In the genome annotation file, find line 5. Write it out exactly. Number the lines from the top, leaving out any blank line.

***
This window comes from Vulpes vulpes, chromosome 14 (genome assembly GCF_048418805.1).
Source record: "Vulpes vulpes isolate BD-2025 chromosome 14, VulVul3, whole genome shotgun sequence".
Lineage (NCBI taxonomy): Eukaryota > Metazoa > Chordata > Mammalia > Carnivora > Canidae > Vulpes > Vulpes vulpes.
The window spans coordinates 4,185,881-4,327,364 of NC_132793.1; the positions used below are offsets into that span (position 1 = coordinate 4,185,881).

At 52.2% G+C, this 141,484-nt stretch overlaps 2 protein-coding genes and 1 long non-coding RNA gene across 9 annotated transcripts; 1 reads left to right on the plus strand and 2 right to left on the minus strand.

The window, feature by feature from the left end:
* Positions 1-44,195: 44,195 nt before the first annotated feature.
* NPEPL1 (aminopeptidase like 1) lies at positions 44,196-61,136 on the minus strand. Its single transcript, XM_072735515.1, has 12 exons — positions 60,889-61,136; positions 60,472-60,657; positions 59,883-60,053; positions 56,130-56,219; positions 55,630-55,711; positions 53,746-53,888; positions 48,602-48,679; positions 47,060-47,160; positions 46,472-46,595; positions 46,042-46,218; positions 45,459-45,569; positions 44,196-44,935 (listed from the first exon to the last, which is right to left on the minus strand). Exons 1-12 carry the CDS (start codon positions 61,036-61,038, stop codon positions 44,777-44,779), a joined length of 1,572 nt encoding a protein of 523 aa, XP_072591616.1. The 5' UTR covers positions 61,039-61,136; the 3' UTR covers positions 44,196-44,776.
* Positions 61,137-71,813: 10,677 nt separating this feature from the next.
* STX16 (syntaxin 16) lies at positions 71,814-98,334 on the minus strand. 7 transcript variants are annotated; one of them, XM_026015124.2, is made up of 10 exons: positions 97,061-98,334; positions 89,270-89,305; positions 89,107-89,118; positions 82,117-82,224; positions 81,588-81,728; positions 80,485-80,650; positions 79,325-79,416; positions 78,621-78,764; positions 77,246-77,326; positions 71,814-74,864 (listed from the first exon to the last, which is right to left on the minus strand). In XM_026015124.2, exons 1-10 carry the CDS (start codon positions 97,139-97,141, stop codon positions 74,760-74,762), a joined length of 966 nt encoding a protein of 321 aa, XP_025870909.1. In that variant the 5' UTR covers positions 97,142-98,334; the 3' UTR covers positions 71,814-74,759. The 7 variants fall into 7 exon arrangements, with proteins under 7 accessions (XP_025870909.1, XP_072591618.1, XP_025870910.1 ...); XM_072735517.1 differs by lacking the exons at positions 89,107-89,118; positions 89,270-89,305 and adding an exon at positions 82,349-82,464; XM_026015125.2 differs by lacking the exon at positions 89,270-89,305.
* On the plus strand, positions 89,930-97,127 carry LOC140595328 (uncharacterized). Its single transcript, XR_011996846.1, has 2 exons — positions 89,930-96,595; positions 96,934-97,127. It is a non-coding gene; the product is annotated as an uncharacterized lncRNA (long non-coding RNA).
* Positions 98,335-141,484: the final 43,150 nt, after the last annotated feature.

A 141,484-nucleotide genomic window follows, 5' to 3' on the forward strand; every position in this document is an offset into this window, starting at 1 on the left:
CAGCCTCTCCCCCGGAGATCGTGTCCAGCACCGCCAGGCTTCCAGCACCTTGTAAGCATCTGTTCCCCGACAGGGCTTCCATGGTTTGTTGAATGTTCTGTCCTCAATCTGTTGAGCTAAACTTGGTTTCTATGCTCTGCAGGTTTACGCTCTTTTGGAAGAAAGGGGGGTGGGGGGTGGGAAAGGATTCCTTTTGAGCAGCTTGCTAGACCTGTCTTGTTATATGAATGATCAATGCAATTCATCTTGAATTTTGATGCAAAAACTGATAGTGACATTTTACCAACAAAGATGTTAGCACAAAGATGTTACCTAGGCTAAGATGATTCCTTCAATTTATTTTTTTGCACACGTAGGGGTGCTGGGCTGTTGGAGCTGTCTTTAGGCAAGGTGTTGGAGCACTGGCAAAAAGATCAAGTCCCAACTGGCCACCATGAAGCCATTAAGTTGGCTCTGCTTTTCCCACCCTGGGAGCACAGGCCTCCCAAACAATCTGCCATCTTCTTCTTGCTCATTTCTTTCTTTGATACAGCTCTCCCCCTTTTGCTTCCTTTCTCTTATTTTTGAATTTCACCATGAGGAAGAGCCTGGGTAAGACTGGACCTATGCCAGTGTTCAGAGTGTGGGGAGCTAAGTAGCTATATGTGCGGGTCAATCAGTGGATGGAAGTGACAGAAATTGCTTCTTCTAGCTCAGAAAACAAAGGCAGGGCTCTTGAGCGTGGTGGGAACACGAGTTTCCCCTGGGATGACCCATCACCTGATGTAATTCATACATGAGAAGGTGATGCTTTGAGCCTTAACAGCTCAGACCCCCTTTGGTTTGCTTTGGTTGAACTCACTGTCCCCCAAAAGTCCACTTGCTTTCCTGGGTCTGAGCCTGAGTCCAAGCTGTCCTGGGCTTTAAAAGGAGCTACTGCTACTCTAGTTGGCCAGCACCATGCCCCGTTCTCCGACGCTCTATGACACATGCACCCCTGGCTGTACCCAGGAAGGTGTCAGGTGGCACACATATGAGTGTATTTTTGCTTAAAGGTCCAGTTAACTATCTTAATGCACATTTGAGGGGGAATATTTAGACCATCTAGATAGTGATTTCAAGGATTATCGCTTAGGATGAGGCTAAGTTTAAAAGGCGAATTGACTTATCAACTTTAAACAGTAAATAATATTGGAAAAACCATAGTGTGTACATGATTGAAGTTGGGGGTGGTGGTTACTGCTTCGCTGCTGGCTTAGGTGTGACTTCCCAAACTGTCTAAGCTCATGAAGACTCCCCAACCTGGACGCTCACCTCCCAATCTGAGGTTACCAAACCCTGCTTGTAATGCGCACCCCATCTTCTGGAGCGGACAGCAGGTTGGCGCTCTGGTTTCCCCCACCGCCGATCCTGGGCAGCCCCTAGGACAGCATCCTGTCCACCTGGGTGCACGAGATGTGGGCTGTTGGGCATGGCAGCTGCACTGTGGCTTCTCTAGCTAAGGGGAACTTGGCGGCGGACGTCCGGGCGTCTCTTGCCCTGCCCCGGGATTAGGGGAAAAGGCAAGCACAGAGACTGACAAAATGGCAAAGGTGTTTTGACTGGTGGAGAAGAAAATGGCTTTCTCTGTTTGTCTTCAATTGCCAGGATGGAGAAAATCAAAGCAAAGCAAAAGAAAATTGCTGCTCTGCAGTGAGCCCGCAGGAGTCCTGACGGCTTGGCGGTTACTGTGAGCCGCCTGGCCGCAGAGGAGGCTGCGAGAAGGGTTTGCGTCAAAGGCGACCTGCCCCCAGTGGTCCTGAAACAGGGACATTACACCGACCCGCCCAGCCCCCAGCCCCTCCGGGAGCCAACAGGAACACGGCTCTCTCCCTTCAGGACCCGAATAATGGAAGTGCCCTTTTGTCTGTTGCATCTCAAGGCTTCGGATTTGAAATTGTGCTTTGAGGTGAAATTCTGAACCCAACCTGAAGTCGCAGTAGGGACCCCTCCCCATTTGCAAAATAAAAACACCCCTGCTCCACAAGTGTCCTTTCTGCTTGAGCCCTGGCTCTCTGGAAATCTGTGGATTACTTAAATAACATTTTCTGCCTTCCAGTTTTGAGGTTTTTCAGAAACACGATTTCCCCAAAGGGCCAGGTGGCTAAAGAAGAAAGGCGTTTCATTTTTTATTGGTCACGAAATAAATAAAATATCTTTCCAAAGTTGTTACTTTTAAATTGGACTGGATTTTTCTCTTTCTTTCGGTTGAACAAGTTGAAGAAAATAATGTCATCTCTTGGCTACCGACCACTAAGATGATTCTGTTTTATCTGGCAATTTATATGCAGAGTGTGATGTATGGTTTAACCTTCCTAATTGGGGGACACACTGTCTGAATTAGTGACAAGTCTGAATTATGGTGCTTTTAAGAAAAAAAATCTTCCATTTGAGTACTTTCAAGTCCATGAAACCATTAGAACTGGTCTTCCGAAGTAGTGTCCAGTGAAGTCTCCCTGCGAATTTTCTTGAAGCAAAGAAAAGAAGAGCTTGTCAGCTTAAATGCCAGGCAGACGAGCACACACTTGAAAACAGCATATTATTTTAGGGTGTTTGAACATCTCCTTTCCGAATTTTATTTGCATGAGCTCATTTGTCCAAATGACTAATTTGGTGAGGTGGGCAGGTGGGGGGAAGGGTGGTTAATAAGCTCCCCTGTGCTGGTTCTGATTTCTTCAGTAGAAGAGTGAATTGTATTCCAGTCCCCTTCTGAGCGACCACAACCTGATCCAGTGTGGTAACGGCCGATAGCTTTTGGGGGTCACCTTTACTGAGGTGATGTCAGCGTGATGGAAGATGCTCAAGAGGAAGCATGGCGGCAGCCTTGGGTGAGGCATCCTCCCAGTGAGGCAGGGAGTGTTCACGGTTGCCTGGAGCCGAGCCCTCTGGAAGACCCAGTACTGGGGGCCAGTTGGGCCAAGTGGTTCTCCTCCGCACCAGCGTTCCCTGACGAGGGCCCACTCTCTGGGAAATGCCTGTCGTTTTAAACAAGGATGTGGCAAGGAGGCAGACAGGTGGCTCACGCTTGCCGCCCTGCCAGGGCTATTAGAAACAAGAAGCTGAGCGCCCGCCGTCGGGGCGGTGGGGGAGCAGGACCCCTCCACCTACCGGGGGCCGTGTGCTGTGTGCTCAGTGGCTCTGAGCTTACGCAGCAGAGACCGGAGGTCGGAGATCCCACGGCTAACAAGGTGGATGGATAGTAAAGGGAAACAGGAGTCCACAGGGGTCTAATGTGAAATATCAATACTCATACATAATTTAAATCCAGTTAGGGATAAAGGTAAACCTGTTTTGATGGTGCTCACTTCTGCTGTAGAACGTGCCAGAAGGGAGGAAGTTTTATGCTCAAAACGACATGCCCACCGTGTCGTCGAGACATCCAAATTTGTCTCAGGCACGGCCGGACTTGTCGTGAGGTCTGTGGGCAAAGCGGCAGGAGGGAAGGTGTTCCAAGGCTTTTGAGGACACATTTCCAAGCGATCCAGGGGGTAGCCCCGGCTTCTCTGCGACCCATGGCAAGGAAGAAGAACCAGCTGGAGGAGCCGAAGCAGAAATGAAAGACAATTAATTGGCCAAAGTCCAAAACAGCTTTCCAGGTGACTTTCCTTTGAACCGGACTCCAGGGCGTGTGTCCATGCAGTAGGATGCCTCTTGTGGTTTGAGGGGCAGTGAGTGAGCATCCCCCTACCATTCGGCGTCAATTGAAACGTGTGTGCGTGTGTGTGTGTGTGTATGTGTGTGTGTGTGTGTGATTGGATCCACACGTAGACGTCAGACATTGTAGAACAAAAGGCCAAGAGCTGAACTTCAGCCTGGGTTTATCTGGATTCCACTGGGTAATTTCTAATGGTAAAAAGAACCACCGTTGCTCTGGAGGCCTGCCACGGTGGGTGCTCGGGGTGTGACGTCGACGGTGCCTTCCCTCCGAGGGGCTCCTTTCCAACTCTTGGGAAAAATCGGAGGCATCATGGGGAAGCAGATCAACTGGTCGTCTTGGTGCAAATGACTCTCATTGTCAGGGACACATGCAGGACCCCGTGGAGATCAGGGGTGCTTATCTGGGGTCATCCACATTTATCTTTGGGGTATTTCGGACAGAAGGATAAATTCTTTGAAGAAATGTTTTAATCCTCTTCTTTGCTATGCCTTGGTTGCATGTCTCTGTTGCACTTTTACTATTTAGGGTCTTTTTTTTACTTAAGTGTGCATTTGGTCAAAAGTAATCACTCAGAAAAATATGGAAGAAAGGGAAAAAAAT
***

At 52.2% G+C, this 141,484-nt stretch overlaps 2 protein-coding genes and 1 long non-coding RNA gene across 9 annotated transcripts; 1 reads left to right on the plus strand and 2 right to left on the minus strand.